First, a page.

Now is the time. That's the way Sen. Edward Kennedy (D-Mass.) put it in l979 when he called for an official holiday on the birthday of Martin Luther King Jr. But the response of the Congress was: not yet.

Jimmy Carter said it too, when that same year he became the first president to endorse passage of the holiday bill. But the response of Congress was: not yet.

Rep. John Conyers (D-Mich.) has been saying it since l968 when he introduced the first holiday legislation, as has the Congressional Black Caucus, as have millions of black and white Americans. Always the answer has come back: not yet.

But the time is now. The time, in fact, is long since past due.

The opponents have made their voices loud and clear. Four years ago, the House tried to substitute a Sunday celebration, refusing to give federal workers an extra day off or extra pay. When the Virginia General Assembly passed a King birthday bill after some deft maneuvering by the state Senate's only black member, then-governor John Dalton vetoed the bill, saying King "had been honored enough." Later, the state tried to couple King with 70 other "notables" for a Notables Day. One legislator commented that a state holiday " . . . considering his causes and what he believed in . . . would be dishonoring the nation," and others have protested that the holiday would cost too much.

The intellectual absurdity of similar attitudes was once tackled by writer Lillian Smith, who described the failure of her fellow white Southerners to recognize their racial responsibility this way: "We think we are a free people but we have lost our freedom to question, to learn, to do what our conscience tells us is right. . . . How can a person fight Communist dictatorship and surrender himself to the dictatorship of an idea like White Supremacy?"

Martin Luther King was a Nobel Prize winner and a friend of the poor who believed in the rights of all Americans. His spirituality and compassion, his teachings of the redemptive and transforming power of nonviolent protest touched profoundly those with enough love to respond, much like those qualities in his inspiration, Gandhi. King was more than a black American leader. It's true that his courageous nonviolent championing of brotherhood and peace in the civil rights revolution made him a Moses, a special hero to blacks, but he ignited a moral spark as well within whites with good intentions, decency and morals, who understood his teachings.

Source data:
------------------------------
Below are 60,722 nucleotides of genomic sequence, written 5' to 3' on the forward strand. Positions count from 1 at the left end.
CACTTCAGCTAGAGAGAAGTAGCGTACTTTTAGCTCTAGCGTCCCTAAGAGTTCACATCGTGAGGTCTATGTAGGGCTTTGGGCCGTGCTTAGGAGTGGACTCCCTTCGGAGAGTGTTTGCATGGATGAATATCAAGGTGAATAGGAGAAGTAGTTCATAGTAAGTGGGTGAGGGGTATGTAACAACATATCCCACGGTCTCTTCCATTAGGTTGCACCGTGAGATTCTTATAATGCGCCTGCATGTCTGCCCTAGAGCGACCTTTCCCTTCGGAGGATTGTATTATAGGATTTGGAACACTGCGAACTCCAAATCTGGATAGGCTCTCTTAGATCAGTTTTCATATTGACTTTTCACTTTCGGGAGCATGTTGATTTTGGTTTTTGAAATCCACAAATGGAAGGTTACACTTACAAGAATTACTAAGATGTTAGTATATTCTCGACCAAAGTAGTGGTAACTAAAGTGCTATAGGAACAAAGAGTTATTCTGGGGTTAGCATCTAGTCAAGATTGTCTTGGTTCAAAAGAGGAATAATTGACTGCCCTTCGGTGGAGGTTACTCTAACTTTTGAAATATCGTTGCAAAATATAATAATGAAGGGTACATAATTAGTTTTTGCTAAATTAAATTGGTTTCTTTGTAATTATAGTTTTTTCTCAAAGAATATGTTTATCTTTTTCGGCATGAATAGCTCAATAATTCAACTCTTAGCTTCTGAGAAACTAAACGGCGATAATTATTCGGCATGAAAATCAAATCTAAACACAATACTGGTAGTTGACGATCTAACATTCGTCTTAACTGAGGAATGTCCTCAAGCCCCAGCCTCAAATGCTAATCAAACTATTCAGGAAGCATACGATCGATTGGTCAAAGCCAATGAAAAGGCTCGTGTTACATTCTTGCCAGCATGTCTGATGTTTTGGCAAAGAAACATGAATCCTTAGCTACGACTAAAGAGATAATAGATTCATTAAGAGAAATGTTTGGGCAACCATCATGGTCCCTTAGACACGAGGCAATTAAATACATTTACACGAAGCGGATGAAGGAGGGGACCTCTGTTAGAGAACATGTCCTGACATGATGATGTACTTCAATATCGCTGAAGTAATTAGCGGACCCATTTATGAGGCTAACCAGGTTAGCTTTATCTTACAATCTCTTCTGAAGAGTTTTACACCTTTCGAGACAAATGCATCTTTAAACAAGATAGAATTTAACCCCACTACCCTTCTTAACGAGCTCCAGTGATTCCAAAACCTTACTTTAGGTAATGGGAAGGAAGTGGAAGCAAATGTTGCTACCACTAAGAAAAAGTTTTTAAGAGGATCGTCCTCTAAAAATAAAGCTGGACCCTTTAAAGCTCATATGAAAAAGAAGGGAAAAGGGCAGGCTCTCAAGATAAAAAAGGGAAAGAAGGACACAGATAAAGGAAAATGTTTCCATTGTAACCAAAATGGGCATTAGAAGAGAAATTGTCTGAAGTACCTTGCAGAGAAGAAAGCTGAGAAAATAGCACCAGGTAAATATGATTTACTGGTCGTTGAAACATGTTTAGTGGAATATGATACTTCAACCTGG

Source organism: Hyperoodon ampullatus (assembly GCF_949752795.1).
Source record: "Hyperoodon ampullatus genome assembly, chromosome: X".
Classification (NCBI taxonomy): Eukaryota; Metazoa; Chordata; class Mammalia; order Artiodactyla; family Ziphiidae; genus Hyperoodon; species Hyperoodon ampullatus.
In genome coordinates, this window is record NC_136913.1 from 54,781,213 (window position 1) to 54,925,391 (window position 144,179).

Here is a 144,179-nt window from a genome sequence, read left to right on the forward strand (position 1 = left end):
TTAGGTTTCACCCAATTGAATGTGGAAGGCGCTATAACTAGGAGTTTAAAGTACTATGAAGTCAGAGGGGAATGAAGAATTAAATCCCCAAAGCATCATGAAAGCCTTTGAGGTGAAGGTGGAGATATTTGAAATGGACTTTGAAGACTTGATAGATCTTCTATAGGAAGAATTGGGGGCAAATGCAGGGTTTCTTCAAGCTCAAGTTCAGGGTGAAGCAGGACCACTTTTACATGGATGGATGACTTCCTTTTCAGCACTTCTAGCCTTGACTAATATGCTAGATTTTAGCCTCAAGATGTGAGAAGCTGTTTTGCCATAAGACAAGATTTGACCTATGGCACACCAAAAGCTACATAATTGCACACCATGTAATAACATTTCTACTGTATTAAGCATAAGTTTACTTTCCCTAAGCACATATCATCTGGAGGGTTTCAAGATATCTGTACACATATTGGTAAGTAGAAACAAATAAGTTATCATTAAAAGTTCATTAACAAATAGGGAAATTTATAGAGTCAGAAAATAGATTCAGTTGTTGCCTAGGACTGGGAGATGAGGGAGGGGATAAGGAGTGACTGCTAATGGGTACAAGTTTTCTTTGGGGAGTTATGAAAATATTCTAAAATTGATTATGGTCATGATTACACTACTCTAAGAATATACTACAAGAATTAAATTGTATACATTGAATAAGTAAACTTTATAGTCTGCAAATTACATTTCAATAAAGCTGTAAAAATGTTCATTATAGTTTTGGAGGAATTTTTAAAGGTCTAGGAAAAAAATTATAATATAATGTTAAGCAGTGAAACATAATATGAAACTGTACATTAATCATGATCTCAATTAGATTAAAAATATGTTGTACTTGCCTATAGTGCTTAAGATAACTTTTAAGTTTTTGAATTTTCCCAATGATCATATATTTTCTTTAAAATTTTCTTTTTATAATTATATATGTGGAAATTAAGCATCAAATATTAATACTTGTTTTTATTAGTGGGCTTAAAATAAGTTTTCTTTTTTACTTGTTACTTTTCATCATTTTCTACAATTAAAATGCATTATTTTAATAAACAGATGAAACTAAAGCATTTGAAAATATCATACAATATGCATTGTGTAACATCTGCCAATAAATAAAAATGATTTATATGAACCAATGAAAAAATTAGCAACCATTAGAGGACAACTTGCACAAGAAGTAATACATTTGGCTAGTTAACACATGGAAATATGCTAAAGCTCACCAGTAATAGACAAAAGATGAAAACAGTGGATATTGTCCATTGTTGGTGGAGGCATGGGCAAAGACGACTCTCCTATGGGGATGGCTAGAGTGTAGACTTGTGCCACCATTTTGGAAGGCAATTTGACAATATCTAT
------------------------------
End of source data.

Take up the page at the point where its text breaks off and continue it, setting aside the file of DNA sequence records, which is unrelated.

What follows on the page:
King's concern for humanity has made him honored by men and women all over the world. That is why his gravesite has become a shrine that draws many world leaders and ordinary citizens to Atlanta to pay their respects. Declaring a King holiday would be a tremendous signal to the majority of the world's peoples who are nonwhite that this powerful nation can honor one of its own who symbolized an ideal of peace and brotherhood and has earned a rare place in world history. Had he lived, King might have been the international figure the world needs today--a leader of broad scope who can deal with the precarious fragility of today's world.

A King holiday also would be a tremendous boost for black Americans, who in recent years have fallen on disconsolate times. Budget cuts and recession, cruel and unfair labeling and persistent racism have assaulted the purses of most and the pride of many.

To those who cry that the holiday would cost too much money, I ask, how does one go about computing fiscally the impact of the leader of the country's greatest social revolution?

Entertainer Stevie Wonder has set the right tone in his campaign to make King's birthday a national holiday, by deciding to halt the marches and move to the national legislative arena. To this I would only suggest that it also might be time to shift this movement back to the states as well. The pressures that need to be put on members of Congress wobbling on this issue must come from their home districts. Eighteen states, as well as most major cities, now honor King with holidays or days of observance. If enough other cities and states, acting on a state-by-state basis, declare the holiday, even the wobblers will be toppled.

Now is the time.